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Social activity and collective action for agricultural innovation: a case study of New Rural Reconstruction in China

  • Mary-Françoise Renard

    (CERDI - Centre d'études et de recherches sur le developpement international - CNRS : UMR6587 - Université d'Auvergne - Clermont-Ferrand I)

  • Huanxiu GUO

    (CERDI - Centre d'études et de recherches sur le developpement international - CNRS : UMR6587 - Université d'Auvergne - Clermont-Ferrand I)

Since 2003, a grass-roots movement of New Rural Reconstruction (NRR) has emerged in China to experience alternative model of rural development. The movement adopts a particular approach for rural development on basis of rural social and cultural reconstruction. In order to understand this social approach, we investigate an original NRR experiment in a poor village of south China, where organic farming is promoted by means of basketball game. An in-depth household survey is conducted to qualitatively analyze this social approach and derive intuitive hypothesis of extended social network for empirical test. With a panel structure dataset collected by the survey, we quantitatively identify the causal effect of social network by exploiting the endogeneity of social network formation. Our identification result provides micro evidence for a large social multiplier effect in the diffusion of organic farming, whereas it is negative for organic experts. Also, our results highlight the role of women, education and labor force for the development of organic farming. On basis of these results, we conclude that organic farming is suitable but challenging for small villages in China, while social activity is a good lever to achieve farmers' collective action for its large diffusion.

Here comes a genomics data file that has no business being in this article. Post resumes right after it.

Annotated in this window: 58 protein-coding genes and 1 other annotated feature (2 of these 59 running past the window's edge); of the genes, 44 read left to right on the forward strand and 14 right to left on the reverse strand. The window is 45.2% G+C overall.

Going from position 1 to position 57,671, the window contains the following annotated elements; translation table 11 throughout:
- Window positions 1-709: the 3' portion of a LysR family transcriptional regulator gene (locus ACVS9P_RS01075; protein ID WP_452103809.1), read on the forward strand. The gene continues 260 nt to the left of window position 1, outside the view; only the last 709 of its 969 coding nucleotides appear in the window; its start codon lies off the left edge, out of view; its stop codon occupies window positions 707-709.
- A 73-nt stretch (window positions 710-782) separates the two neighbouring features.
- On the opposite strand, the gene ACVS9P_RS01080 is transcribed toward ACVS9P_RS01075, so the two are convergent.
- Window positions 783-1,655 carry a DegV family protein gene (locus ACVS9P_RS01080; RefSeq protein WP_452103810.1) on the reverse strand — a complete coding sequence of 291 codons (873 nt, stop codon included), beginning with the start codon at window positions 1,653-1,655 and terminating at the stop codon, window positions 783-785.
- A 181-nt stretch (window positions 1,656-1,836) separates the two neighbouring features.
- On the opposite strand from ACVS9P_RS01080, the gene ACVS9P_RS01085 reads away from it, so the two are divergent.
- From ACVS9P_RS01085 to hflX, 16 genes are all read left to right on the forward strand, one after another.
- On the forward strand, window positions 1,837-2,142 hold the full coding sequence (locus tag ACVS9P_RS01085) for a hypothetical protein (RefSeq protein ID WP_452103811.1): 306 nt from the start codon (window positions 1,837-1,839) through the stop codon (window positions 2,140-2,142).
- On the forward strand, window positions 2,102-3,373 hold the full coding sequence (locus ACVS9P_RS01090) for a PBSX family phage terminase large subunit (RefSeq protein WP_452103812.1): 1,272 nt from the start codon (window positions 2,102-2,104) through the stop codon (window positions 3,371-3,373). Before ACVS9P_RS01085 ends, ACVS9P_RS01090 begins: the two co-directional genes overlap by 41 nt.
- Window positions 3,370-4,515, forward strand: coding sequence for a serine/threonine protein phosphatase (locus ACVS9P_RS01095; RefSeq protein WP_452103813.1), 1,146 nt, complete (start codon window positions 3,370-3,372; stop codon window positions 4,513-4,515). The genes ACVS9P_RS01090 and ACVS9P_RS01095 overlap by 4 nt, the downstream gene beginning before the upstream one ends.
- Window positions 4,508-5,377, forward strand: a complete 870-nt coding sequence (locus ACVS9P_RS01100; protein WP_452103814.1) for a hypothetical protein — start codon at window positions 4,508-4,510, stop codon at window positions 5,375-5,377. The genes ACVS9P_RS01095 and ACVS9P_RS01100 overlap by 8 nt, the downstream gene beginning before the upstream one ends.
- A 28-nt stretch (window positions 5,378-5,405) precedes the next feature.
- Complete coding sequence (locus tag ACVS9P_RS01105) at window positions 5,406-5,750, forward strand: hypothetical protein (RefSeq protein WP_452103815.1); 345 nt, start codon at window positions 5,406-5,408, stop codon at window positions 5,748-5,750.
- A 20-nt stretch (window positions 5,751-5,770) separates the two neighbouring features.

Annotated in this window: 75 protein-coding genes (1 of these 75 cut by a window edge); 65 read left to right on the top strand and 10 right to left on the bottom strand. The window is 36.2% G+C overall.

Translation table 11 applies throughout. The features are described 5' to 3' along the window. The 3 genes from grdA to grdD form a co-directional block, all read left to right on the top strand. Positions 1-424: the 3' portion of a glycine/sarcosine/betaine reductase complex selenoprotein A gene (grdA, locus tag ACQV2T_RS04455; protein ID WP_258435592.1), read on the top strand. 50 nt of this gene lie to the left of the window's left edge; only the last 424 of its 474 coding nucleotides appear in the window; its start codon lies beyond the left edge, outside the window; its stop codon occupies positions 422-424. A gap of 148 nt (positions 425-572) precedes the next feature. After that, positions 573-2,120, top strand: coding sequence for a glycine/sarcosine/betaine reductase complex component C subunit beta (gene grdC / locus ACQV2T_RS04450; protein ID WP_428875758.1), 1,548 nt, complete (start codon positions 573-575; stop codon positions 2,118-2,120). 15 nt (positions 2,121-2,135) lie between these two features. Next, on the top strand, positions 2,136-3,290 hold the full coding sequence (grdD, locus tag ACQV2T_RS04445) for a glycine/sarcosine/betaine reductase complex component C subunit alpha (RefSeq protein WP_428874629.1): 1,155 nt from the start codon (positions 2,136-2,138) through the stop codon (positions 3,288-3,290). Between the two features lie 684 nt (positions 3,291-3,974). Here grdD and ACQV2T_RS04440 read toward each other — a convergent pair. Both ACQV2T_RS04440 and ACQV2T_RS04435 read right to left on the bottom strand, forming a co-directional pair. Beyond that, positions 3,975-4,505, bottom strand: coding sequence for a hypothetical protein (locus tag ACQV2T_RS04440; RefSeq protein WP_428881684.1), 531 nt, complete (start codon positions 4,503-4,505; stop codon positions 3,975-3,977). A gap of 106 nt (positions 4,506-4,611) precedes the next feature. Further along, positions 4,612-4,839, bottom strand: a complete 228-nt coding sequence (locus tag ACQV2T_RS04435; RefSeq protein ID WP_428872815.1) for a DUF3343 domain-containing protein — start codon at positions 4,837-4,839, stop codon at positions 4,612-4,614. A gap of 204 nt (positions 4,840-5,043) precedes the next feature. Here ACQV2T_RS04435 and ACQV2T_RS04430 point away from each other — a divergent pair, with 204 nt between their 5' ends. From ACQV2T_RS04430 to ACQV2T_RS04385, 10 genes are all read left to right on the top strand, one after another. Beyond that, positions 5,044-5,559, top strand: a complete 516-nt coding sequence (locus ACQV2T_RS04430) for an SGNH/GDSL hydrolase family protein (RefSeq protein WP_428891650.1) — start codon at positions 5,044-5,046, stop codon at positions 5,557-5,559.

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Paper provided by HAL in its series Working Papers with number halshs-00802119.

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Date of creation: 31 May 2013
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Handle: RePEc:hal:wpaper:halshs-00802119
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  1. Fang Cai & Meiyan Wang, 2008. "A Counterfactual Analysis on Unlimited Surplus Labor in Rural China," China & World Economy, Institute of World Economics and Politics, Chinese Academy of Social Sciences, vol. 16(1), pages 51-65.
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